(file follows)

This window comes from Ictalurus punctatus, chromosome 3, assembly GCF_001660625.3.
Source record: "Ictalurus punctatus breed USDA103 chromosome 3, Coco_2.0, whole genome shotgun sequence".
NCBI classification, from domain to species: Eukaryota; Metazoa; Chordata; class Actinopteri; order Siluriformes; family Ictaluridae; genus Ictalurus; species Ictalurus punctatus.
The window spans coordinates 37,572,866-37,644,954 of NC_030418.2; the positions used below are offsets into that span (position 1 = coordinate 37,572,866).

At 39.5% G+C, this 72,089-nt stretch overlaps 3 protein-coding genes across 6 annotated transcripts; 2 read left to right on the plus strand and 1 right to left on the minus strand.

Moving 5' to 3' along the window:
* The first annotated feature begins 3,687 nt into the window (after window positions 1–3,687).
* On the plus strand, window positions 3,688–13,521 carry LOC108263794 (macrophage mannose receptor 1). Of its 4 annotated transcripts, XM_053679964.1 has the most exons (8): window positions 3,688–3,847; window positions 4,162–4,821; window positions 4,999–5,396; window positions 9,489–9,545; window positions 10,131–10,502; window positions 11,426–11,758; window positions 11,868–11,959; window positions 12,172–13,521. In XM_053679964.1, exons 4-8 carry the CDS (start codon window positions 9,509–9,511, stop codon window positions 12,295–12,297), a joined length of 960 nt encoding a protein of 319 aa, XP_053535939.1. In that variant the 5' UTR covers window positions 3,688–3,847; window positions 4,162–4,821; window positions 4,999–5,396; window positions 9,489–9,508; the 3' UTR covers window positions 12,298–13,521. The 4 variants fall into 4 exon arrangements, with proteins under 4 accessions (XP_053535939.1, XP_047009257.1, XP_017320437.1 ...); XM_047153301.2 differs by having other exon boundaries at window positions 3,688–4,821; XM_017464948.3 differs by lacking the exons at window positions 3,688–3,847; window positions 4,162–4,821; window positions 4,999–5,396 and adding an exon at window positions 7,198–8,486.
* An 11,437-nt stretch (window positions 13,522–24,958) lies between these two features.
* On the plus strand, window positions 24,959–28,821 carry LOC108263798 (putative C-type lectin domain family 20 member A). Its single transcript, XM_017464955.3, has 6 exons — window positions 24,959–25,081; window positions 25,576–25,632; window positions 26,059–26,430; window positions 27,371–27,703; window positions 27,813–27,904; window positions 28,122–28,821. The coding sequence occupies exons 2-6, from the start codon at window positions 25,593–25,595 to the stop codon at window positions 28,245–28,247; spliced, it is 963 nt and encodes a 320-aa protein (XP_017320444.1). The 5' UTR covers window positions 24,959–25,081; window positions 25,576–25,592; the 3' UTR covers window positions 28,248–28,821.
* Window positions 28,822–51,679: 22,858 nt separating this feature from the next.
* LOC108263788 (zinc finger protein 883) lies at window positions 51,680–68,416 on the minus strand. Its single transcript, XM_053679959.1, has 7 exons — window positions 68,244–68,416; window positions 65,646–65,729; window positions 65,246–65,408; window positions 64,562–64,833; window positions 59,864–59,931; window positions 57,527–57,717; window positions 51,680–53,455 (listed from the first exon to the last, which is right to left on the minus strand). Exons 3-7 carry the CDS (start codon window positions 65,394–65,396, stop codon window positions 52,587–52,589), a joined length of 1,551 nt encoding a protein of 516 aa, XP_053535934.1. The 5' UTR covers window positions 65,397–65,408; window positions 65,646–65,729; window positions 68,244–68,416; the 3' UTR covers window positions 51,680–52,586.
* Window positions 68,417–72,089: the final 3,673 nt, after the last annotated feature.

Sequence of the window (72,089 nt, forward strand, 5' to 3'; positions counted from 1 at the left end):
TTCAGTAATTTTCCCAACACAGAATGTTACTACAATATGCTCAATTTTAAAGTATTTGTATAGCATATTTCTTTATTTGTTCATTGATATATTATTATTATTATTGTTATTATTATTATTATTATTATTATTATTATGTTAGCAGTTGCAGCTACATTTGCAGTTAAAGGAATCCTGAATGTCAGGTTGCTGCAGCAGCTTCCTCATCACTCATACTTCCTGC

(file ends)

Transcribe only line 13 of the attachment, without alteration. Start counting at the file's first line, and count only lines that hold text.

* Window positions 68,417–72,089: the final 3,673 nt, after the last annotated feature.